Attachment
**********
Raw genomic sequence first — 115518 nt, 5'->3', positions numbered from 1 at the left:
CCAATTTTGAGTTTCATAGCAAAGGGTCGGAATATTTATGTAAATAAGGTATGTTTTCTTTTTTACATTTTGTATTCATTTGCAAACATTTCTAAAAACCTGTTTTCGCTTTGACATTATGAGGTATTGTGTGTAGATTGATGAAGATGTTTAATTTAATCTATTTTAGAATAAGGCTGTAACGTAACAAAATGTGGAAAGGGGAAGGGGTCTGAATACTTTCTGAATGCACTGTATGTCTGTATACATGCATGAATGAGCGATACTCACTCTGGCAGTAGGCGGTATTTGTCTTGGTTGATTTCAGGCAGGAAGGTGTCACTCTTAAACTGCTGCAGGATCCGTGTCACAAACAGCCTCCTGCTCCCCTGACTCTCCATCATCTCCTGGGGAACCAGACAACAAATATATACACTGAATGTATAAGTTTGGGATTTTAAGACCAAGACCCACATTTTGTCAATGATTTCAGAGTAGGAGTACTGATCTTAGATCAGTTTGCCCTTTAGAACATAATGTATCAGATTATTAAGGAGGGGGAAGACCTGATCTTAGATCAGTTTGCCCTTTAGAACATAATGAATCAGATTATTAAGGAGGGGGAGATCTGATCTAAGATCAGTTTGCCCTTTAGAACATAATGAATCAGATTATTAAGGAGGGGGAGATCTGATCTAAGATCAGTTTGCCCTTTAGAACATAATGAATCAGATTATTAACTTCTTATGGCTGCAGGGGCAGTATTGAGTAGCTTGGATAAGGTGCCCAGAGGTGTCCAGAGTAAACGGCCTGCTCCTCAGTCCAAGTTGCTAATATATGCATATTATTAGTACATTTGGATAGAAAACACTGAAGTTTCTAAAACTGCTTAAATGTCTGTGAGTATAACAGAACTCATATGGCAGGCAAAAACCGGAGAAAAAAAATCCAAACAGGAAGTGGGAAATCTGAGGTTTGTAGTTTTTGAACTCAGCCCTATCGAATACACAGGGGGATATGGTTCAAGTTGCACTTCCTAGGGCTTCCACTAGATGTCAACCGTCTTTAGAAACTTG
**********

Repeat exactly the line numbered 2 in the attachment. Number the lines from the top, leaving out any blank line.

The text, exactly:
CCAATTTTGAGTTTCATAGCAAAGGGTCGGAATATTTATGTAAATAAGGTATGTTTTCTTTTTTACATTTTGTATTCATTTGCAAACATTTCTAAAAACCTGTTTTCGCTTTGACATTATGAGGTATTGTGTGTAGATTGATGAAGATGTTTAATTTAATCTATTTTAGAATAAGGCTGTAACGTAACAAAATGTGGAAAGGGGAAGGGGTCTGAATACTTTCTGAATGCACTGTATGTCTGTATACATGCATGAATGAGCGATACTCACTCTGGCAGTAGGCGGTATTTGTCTTGGTTGATTTCAGGCAGGAAGGTGTCACTCTTAAACTGCTGCAGGATCCGTGTCACAAACAGCCTCCTGCTCCCCTGACTCTCCATCATCTCCTGGGGAACCAGACAACAAATATATACACTGAATGTATAAGTTTGGGATTTTAAGACCAAGACCCACATTTTGTCAATGATTTCAGAGTAGGAGTACTGATCTTAGATCAGTTTGCCCTTTAGAACATAATGTATCAGATTATTAAGGAGGGGGAAGACCTGATCTTAGATCAGTTTGCCCTTTAGAACATAATGAATCAGATTATTAAGGAGGGGGAGATCTGATCTAAGATCAGTTTGCCCTTTAGAACATAATGAATCAGATTATTAAGGAGGGGGAGATCTGATCTAAGATCAGTTTGCCCTTTAGAACATAATGAATCAGATTATTAACTTCTTATGGCTGCAGGGGCAGTATTGAGTAGCTTGGATAAGGTGCCCAGAGGTGTCCAGAGTAAACGGCCTGCTCCTCAGTCCAAGTTGCTAATATATGCATATTATTAGTACATTTGGATAGAAAACACTGAAGTTTCTAAAACTGCTTAAATGTCTGTGAGTATAACAGAACTCATATGGCAGGCAAAAACCGGAGAAAAAAAATCCAAACAGGAAGTGGGAAATCTGAGGTTTGTAGTTTTTGAACTCAGCCCTATCGAATACACAGGGGGATATGGTTCAAGTTGCACTTCCTAGGGCTTCCACTAGATGTCAACCGTCTTTAGAAACTTG